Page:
What to do with over 20 lbs of peaches?
Find creative ways of using them up! The refrigerated life of a farmer’s market peach is about 2 weeks if you’re lucky, so I knew it would be difficult for Rebecca and me to eat all of these peaches before they got wrinkled and soft. What a shame of shames that would be. Rest assured, most of them did get consumed as they ought: over the kitchen sink and with abandon.
Our peaches came from the South Carolina State Farmer’s Market, the epicenter of South Carolina produce for supermarkets and restaurants as far away as New York City. Trucks pull in every weekday and drive away with refrigerated trailers full of fresh Certified SC Grown fruits and veggies. We did the same thing, except with a smaller, much less powerful truck called a Scion xA.
So the first way I found to preserve the sweet peachy goodness was to make fresh peach mostarda. Mostarda is, by American tastes, probably a little strange. The Northern Italian condiment starts with candying fruit and then adding powdered mustard seed for a zesty/spicy kick. It frequently features unappetizing day-glo colors (think: those bright candied cherries that you used to use to help your mom decorate Christmas cookies) and can be a little hard to find outside of specialty markets.
But the IDEA of it, mixing fruit with the spicy mustard condiment, sounded really terrific. So I perused the Internet to see if I could adapt an existing recipe so as not to yield a syrupy, garish, traditional mostarda. We had just purchased some excellent local hot dogs from MiBek Farms and I wanted to try them with some of this new peach condiment.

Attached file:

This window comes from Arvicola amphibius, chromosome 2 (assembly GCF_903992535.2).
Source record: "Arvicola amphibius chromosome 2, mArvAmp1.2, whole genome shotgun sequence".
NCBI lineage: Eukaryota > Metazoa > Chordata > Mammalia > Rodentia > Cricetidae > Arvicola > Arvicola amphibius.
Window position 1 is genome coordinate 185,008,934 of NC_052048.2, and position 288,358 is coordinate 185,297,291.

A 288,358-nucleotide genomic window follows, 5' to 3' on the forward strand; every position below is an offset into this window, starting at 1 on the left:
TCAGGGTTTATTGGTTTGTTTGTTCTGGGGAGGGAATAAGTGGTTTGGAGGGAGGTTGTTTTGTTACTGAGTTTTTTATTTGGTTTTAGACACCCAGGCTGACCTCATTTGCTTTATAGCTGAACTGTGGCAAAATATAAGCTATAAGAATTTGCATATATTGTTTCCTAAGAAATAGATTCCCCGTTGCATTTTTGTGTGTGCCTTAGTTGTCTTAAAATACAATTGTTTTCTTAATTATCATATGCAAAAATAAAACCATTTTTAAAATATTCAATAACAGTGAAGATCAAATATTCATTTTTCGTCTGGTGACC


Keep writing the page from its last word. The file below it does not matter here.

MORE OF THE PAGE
So here’s what you do.
Fresh Peach Mostarda
Adapted from Food in Jars
2 pounds peaches
1 cup sugar
1/4 cup apple cider vinegar
1 tablespoons mustard seeds
1/3 teaspoon finely crushed red chili flakes
A pinch of cayenne pepper
Prepare a boiling water bath for canning, 3 half pint jars, new lids, and clean rings.
Cut peaches in half, remove pits (peel if you want… or not). Dice peaches.
Place diced peaches in a pan and add sugar, apple cider vinegar, mustard seeds, red chili flakes, and cayenne pepper. Over high heat, bring to a boil. Cook for 5 minutes at a rapid boil, until the syrup thickens slightly.
Portion the peaches out into prepared jars and top each off with syrup. Once jars are full, wipe rims, apply lids, and process in boiling water for 15 minutes. Let the jars cool on a folded kitchen towel. Once the jars are cool enough to touch, test their seals by pressing down on the lids. If they are firm and don’t pop back, the jars are adequately sealed.
If you want to use up a bunch of peaches, pears, plums, or apples as quickly as possible, the best thing to do is to make a cobbler or crisp. Take lots of fruit, some sugar and butter, and any number of sweet biscuit/cookie/crumb/scone toppings and mix it all together and POW! You’ve got a delicious dessert!
This peach crisp is adapted from a recipe at BonAppetit.com and was difficult not to eat all at once. The garam masala gives it a unique flavor but it is pretty potent. Don’t add too much.
Iron Skillet Peach Crisp
Adapted from Bon Appetit
1 cup all-purpose flour
⅔ cup (packed) brown sugar
½ teaspoon sea salt
½ cup (1 stick) chilled butter, cut into cubes
1½ cups pecans or walnuts
2 tablespoons unsalted butter, room temperature
2¼ pounds peaches (about 7 medium), cut into ½-inch wedges
½ cup (packed) brown sugar
¼ cup granulated sugar
3 tablespoons fresh lemon juice
½ teaspoon garam masala
½ teaspoon sea salt
Combine flour, brown sugar, and salt in a medium bowl with a whisk. Rub in butter with your fingers or a pastry blender until clumps form and no dry spots remain.
Preheat oven to 350°F. Toast nuts on a cookie sheet, tossing once, until slightly darkened and aromatic, 8–10 minutes. Let them cool, then coarsely chop.
Grease a 10″ cast-iron skillet with butter. Toss toasted nuts, peaches, brown sugar, granulated sugar, lemon juice, garam masala, and sea salt in a large bowl to combine and transfer to skillet. Crumble topping over filling. Bake until topping is golden brown (and cookie-like) and juices are thick and bubbling around the edges, 25–35 minutes.